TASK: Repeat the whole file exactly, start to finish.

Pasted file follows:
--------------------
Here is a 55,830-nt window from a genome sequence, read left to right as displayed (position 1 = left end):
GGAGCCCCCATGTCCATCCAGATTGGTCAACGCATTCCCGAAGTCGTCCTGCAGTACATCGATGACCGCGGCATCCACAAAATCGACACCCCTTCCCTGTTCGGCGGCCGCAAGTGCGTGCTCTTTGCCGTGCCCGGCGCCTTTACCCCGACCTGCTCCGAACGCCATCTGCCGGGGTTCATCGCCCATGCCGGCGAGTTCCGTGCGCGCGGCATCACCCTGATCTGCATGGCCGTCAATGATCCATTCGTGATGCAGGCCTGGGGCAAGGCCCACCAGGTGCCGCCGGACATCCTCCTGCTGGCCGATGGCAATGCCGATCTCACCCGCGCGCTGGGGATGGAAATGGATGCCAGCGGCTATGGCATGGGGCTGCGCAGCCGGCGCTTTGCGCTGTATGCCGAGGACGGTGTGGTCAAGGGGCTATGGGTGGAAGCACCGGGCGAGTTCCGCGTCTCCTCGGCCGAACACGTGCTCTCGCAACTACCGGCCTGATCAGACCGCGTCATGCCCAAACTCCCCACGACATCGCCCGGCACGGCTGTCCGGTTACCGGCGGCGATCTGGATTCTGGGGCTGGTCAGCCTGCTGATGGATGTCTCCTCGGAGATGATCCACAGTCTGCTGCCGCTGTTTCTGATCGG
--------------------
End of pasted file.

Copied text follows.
Here is a 55,830-nt window from a genome sequence, read left to right as displayed (position 1 = left end):
GGAGCCCCCATGTCCATCCAGATTGGTCAACGCATTCCCGAAGTCGTCCTGCAGTACATCGATGACCGCGGCATCCACAAAATCGACACCCCTTCCCTGTTCGGCGGCCGCAAGTGCGTGCTCTTTGCCGTGCCCGGCGCCTTTACCCCGACCTGCTCCGAACGCCATCTGCCGGGGTTCATCGCCCATGCCGGCGAGTTCCGTGCGCGCGGCATCACCCTGATCTGCATGGCCGTCAATGATCCATTCGTGATGCAGGCCTGGGGCAAGGCCCACCAGGTGCCGCCGGACATCCTCCTGCTGGCCGATGGCAATGCCGATCTCACCCGCGCGCTGGGGATGGAAATGGATGCCAGCGGCTATGGCATGGGGCTGCGCAGCCGGCGCTTTGCGCTGTATGCCGAGGACGGTGTGGTCAAGGGGCTATGGGTGGAAGCACCGGGCGAGTTCCGCGTCTCCTCGGCCGAACACGTGCTCTCGCAACTACCGGCCTGATCAGACCGCGTCATGCCCAAACTCCCCACGACATCGCCCGGCACGGCTGTCCGGTTACCGGCGGCGATCTGGATTCTGGGGCTGGTCAGCCTGCTGATGGATGTCTCCTCGGAGATGATCCACAGTCTGCTGCCGCTGTTTCTGATCGG